Thursday, January 12, 2012

Nice Doing Business With You

There are some movies, as I said back when I first started this blog, that we aren't supposed to like because of several factors.  Perhaps it is because the star is someone that is generally known to have little to no talent, or maybe it is the fact that the film is a remake or a sequel to something much more well liked, or maybe the story is just too strange or odd to really connect with mass amounts of people.  Either way, general consensus dictates that the film is of poor quality and so it gets shuffled off to the side to rot.  It might surprise you to know that many of my favorite films fall into that outcast group of films we're supposed to not enjoy.  I think this is the case for two, I've always been a little left-of-center regarding my taste, but also when I see these films my expectations remain low and allow the films a much better chance of impressing me.  We come, then, to the film of the day that I have enjoyed since I was in college and which was considered a misfire by those in the has actually become something of a winter tradition too.  Every January, I either rent or watch the film on Netflix because I need a good laugh and it delivers (I probably should buy it at some point).  It is an underdog story and a gender reversal story which makes it ripe with comic possibilities and full of deeper themes at work, and I think makes it eligible for a second look from the public.  So let's head down to Wall Street and conference with The Associate.

Laurel Ayres is a smart and single investment banker trying to move her way up the corporate ladder.  She thinks she has a promotion in the bag, but discovers the cold truth about the Wall Street 'boy's club' when her partner, who she trained, takes her promotion right out from under her.  Unable to deal with it and tow the line like the other women who have been passed over, Laurel tries to start her own business as an investment banker.  All of her old contacts are not interested in working with her because she is an African American woman and she becomes highly discouraged.  In a moment of desperation, she invents a fictional partner who is both male and white and makes it seem like he is her boss and the man behind the ideas.  She names him Robert S. Cutty and creates an entire persona and identity for him in order to make people believe that he really exists.  Then, along with a computer-savvy secretary named Sally Dugan, she begins to become one of the best independent stock brokers in the city.  However, when the public demands to see more of Cutty and Laurel begins losing credit to Cutty for her own ideas, she begins to wonder if she will be able to keep the lie going.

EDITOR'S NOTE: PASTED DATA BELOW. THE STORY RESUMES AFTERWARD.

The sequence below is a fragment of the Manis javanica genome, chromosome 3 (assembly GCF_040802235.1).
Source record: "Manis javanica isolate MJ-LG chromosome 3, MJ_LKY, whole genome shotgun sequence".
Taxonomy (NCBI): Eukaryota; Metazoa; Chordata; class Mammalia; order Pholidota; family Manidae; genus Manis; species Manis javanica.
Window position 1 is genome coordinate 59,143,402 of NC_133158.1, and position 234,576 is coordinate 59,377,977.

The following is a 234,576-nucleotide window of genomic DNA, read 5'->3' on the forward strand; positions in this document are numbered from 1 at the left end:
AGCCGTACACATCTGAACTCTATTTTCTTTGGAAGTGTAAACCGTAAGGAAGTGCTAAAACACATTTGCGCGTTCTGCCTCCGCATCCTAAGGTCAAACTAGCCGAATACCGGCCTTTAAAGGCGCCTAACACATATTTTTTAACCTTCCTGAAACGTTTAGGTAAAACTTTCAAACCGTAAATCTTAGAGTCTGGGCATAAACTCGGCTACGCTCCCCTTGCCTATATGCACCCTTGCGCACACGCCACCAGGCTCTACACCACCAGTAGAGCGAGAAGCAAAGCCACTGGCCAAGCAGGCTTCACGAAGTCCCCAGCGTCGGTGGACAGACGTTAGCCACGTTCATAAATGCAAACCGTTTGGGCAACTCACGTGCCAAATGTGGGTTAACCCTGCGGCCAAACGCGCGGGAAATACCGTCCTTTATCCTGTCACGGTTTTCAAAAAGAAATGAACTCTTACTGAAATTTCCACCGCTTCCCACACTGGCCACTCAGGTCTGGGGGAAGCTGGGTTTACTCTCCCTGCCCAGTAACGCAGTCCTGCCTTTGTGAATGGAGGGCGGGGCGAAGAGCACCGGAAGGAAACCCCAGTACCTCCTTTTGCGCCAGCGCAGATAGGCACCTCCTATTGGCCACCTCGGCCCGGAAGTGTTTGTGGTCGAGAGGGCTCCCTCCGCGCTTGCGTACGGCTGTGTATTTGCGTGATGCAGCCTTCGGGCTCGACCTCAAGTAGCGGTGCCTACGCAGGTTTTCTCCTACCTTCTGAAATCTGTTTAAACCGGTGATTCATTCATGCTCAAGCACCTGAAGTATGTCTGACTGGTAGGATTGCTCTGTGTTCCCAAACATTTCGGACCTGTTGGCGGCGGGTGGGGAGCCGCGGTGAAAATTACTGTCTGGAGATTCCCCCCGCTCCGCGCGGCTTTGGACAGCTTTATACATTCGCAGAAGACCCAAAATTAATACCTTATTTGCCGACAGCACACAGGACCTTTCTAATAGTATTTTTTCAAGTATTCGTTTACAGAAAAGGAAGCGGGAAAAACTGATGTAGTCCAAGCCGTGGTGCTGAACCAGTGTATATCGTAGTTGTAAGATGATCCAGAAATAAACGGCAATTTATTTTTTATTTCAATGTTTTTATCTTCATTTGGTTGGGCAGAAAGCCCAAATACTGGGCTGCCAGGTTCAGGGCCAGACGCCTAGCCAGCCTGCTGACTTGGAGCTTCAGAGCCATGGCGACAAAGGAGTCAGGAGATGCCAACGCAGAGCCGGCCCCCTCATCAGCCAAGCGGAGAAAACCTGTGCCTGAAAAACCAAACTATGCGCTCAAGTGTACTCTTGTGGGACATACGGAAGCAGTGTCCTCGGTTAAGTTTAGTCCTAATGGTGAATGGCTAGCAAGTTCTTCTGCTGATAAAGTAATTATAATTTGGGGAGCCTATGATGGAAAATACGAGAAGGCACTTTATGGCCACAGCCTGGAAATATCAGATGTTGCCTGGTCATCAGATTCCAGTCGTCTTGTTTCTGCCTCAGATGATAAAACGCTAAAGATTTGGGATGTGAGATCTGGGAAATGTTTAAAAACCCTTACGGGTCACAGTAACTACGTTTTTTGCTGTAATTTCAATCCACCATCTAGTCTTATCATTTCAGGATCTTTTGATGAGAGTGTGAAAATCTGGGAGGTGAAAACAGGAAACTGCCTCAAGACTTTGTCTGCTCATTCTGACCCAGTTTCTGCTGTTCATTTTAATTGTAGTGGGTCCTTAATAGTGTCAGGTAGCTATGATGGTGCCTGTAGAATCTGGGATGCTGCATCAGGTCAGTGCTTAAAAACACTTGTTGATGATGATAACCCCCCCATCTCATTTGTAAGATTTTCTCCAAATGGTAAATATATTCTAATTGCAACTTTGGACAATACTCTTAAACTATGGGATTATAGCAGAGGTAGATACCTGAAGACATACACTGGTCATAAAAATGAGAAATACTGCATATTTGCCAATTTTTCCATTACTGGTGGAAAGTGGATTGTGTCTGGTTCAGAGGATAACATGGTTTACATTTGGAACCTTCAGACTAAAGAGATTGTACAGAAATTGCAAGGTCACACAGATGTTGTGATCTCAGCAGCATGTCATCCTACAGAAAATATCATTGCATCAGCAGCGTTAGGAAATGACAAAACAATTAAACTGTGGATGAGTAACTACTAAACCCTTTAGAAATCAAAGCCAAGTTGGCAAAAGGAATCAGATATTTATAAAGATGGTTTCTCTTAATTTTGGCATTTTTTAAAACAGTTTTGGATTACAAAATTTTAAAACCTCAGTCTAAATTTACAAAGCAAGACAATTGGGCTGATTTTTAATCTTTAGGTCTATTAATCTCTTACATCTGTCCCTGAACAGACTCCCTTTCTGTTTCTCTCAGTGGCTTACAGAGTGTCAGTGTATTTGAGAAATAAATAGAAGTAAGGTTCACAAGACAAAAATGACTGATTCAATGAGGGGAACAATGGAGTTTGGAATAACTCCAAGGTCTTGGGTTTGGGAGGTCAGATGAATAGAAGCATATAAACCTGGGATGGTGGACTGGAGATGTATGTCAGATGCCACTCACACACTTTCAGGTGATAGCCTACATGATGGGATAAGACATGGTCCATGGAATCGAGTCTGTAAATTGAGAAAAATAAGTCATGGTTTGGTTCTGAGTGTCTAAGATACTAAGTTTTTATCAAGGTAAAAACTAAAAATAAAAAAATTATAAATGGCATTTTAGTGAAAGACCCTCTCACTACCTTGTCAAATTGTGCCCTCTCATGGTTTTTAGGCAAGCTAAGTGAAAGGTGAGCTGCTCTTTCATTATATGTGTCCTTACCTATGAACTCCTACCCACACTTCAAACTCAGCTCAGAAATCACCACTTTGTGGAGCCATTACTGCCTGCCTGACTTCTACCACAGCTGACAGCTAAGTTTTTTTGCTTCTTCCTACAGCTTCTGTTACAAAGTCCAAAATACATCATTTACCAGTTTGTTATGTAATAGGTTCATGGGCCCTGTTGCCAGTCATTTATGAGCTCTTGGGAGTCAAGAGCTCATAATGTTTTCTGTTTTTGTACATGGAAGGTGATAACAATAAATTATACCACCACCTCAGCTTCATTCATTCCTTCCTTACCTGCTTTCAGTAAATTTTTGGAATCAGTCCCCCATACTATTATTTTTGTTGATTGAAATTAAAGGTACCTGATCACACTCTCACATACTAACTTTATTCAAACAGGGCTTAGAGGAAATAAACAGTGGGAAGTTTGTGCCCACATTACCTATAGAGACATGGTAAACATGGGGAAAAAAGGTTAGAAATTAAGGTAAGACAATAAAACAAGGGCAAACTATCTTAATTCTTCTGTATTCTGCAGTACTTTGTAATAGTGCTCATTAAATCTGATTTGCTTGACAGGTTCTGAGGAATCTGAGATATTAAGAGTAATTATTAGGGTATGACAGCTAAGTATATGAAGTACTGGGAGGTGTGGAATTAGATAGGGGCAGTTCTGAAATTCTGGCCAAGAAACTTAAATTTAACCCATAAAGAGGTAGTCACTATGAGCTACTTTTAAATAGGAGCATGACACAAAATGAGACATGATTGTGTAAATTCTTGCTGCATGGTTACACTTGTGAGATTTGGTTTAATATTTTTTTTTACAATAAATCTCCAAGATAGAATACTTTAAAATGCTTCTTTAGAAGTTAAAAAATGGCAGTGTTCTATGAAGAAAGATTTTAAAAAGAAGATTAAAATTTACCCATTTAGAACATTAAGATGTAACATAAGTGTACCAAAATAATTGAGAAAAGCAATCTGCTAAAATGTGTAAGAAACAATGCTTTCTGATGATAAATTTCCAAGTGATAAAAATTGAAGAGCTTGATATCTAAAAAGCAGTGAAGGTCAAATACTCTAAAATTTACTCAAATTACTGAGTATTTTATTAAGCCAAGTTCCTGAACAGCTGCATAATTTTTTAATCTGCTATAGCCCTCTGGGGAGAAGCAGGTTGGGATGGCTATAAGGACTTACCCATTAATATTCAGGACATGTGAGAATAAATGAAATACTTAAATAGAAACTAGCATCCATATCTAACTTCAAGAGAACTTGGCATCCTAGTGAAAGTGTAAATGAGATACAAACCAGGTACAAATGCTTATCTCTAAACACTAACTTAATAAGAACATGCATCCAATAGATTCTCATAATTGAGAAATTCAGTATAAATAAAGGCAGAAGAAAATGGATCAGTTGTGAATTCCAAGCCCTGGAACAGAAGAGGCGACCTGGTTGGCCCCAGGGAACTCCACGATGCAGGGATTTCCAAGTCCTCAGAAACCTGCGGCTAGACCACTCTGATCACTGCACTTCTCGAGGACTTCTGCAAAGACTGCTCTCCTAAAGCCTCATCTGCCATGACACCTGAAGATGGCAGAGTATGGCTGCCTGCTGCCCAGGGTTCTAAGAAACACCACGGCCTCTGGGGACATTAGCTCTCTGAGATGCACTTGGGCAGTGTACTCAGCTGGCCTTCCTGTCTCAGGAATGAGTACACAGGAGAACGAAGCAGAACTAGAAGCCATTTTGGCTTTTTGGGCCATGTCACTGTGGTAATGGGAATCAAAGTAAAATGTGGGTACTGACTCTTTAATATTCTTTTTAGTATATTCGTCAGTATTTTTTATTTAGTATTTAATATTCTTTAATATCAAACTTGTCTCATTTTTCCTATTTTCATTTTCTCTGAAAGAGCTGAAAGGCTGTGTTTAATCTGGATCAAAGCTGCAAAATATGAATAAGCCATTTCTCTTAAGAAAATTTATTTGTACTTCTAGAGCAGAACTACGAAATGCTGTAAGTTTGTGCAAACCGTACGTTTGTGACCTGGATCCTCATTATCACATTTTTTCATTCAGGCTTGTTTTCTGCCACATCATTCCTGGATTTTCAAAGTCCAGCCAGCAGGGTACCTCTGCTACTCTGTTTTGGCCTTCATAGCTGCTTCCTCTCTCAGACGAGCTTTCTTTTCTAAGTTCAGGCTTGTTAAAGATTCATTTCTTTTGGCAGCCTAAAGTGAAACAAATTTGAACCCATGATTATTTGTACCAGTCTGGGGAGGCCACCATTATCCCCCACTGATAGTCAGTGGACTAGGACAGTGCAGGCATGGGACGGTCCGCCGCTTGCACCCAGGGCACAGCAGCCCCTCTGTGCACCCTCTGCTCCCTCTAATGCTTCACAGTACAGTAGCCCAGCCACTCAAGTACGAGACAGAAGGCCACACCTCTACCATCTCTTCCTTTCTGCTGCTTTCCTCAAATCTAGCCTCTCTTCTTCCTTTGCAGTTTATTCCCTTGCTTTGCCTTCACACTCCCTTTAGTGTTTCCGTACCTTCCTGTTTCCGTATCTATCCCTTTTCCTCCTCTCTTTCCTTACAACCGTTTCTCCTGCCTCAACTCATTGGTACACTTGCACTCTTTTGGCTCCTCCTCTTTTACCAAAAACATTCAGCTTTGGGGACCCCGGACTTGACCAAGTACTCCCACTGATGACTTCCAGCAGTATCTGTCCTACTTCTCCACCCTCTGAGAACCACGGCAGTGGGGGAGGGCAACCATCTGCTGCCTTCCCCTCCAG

The Associate is a seemingly routine comedy with fairly standard comic tropes such as underdog-makes-good and the gender-bender, but there is much more going on than just a standard comedy.  The film also takes malicious glee in sending-up the media and their frantic scramble to find the next new face of fame (and to hunt it down when it refuses to appear on camera).  I particularly enjoy how it cynically and matter-of-factly points out that everyone is in on the take, from bellhops and concierges of hotels, to high-end business people and professionals.  The film also, in it's most prominent theme, examines the effort businessmen go to to keep women (especially women of color) out of their executive board rooms and clubs.  A particularly wonderful scene features Laurel (Whoopi Goldberg) entering the Peabody Club (rich males only) dressed as Cutty and unmasking upon accepting the Businessman of the Year award.  The men all react with shocked expressions, but the women who are demanded to remain outside and the waiters and bus boys who serve the men, give her a standing ovation.  Speaking of performances, while Whoopi is wonderful as always, it is the supporting players who give the film it's most oomph.  Dianne Wiest plays Whoopi's overlooked secretary with a sweetness that makes her very likable and pleasant, but also with a bit of tartness to show that she has some attitude to match.  Her character is a wonderful foil for Whoopi and a voice of reason to her when her lies begin to become too intricate.  Also lighting up the sidelines are Bebe Newurth as a shrewd and sexy accountant, Lanie Kazan as a loud-mouthed reporter, and Tim Daly as Laurel's former partner and chief antagonist of the film.  Overall, I would definately place this film next to Working Girl as a "women in business" double feature.  See if you haven't, and maybe you'll make it a tradition too. (Apologies, the trailer is in another language.)

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